But while Raven’s R&D puts a lot of effort into ensuring safe and accurate navigation, other developers focus on the agronomic end of things instead.

“There are other manufacturers that are focusing on identifying and classifying objects for the agronomic task, such as identifying a weed to spray versus not spraying a corn stalk, or what strawberry to harvest versus which one to leave there,” says Tanner Whitmire, agriculture business development manager at Hexagon/NovAtel, also in North America. “Those are the areas we see the OEM manufacturers focusing their efforts on, making sure their robot performs the agronomic task.”

That has left a space for technology companies to fill when it comes to creating highly developed navigation and obstacle recognition sensors and software. Here, NovAtel, has found a niche. It is developing software and sensor system options, intending to be a component supplier to manufacturers when more of them move into autonomous and semi-autonomous machine production.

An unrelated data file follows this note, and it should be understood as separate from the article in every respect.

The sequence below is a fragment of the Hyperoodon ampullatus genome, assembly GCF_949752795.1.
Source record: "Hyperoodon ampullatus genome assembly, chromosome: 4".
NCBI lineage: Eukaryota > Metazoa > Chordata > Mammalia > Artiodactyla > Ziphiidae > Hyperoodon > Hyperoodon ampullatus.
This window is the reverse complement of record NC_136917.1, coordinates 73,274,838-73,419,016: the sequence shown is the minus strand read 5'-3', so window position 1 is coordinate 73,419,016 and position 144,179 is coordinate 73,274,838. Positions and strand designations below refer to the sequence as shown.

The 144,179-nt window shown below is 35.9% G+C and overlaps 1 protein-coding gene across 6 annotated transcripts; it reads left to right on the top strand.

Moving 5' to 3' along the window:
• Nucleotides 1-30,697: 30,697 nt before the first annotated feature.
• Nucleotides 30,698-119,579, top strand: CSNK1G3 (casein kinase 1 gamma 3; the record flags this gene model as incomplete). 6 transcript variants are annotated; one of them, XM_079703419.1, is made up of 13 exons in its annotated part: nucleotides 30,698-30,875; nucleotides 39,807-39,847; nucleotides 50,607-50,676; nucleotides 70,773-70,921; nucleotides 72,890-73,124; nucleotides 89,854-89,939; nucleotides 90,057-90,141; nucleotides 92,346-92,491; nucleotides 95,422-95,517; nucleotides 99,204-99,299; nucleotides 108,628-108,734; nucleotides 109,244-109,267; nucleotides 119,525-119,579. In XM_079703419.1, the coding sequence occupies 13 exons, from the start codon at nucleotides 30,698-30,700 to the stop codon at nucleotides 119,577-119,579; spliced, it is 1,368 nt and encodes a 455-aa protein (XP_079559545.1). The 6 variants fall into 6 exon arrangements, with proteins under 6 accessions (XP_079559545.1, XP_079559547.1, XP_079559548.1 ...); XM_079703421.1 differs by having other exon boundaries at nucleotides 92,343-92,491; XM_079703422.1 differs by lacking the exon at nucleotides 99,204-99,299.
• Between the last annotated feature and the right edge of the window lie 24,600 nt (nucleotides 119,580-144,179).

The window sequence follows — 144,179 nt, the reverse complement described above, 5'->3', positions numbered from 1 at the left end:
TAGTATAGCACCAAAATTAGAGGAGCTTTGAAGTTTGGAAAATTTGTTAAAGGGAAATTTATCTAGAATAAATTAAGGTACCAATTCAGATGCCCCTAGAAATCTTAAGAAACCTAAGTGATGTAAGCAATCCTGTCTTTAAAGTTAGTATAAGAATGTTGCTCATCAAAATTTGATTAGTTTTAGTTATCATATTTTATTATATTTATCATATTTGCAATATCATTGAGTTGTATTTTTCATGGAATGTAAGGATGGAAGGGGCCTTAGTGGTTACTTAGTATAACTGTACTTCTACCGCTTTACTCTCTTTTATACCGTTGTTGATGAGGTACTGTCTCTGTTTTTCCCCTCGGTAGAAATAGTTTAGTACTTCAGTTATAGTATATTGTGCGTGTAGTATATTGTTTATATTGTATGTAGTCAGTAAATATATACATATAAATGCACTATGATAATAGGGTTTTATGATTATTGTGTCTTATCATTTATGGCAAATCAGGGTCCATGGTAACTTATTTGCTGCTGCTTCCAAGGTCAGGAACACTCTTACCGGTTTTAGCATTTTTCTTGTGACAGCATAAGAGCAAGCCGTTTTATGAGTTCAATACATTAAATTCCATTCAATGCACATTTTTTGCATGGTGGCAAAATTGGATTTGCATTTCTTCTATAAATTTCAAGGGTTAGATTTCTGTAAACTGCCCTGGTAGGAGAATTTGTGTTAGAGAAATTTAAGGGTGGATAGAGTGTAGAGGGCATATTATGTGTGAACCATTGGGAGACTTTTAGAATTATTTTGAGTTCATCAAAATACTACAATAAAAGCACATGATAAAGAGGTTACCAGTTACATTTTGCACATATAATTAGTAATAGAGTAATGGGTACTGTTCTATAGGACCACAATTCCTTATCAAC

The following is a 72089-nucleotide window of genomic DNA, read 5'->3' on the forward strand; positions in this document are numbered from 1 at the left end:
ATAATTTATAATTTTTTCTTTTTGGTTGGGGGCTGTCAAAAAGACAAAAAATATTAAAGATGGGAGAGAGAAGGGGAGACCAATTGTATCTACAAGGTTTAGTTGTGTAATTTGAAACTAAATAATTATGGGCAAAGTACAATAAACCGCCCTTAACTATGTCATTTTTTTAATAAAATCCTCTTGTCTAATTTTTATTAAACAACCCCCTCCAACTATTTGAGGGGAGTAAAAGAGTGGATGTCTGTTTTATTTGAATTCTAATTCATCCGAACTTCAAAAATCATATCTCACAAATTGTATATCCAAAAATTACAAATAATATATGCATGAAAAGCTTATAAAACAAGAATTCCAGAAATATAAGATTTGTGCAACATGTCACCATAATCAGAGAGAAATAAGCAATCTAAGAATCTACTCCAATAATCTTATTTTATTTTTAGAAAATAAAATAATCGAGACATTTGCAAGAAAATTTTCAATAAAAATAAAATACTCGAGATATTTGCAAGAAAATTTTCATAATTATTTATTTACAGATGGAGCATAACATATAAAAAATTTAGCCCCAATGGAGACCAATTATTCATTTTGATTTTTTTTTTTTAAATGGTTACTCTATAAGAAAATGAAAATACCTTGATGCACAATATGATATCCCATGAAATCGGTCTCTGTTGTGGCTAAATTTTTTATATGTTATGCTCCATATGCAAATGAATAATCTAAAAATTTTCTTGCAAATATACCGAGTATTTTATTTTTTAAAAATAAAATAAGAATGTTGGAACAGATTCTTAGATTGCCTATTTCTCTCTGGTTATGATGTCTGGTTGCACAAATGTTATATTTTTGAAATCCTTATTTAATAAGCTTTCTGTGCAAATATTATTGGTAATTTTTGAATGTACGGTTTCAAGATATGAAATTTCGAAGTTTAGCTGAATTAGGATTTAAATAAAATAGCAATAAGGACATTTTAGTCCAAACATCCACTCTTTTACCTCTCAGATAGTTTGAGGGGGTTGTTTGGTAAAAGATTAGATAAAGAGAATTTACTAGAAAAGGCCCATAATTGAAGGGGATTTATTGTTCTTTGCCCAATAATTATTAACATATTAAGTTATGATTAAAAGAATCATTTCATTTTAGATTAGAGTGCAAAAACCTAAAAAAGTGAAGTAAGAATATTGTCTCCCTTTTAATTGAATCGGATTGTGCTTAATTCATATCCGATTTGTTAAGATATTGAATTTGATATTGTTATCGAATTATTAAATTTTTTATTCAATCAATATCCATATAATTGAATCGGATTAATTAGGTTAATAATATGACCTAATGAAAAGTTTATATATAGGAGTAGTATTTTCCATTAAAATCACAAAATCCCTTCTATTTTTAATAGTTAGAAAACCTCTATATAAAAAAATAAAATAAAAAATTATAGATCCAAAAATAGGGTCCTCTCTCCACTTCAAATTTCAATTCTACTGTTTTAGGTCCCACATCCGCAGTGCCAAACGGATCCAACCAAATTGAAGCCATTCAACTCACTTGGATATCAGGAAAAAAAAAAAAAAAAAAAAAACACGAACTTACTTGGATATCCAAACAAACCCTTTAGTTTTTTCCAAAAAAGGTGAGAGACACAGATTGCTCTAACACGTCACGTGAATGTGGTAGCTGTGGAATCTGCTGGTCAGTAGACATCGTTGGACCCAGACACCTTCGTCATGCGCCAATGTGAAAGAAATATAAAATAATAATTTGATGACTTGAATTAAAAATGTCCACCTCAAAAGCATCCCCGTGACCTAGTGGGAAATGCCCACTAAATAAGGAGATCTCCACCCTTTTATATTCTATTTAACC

The company has worked jointly with Autonomous Stuff, which is also part of Hexagon, in the development of autonomous vehicle operation R&D in both the on- and off-road sectors. This fall, it has been preparing to demonstrate its latest autonomous navigation and human detection developments. The company built the system into a Fendt 1000 Series tractor.

Whitmire says the Hexagon project focuses on two main areas: positioning and sensing.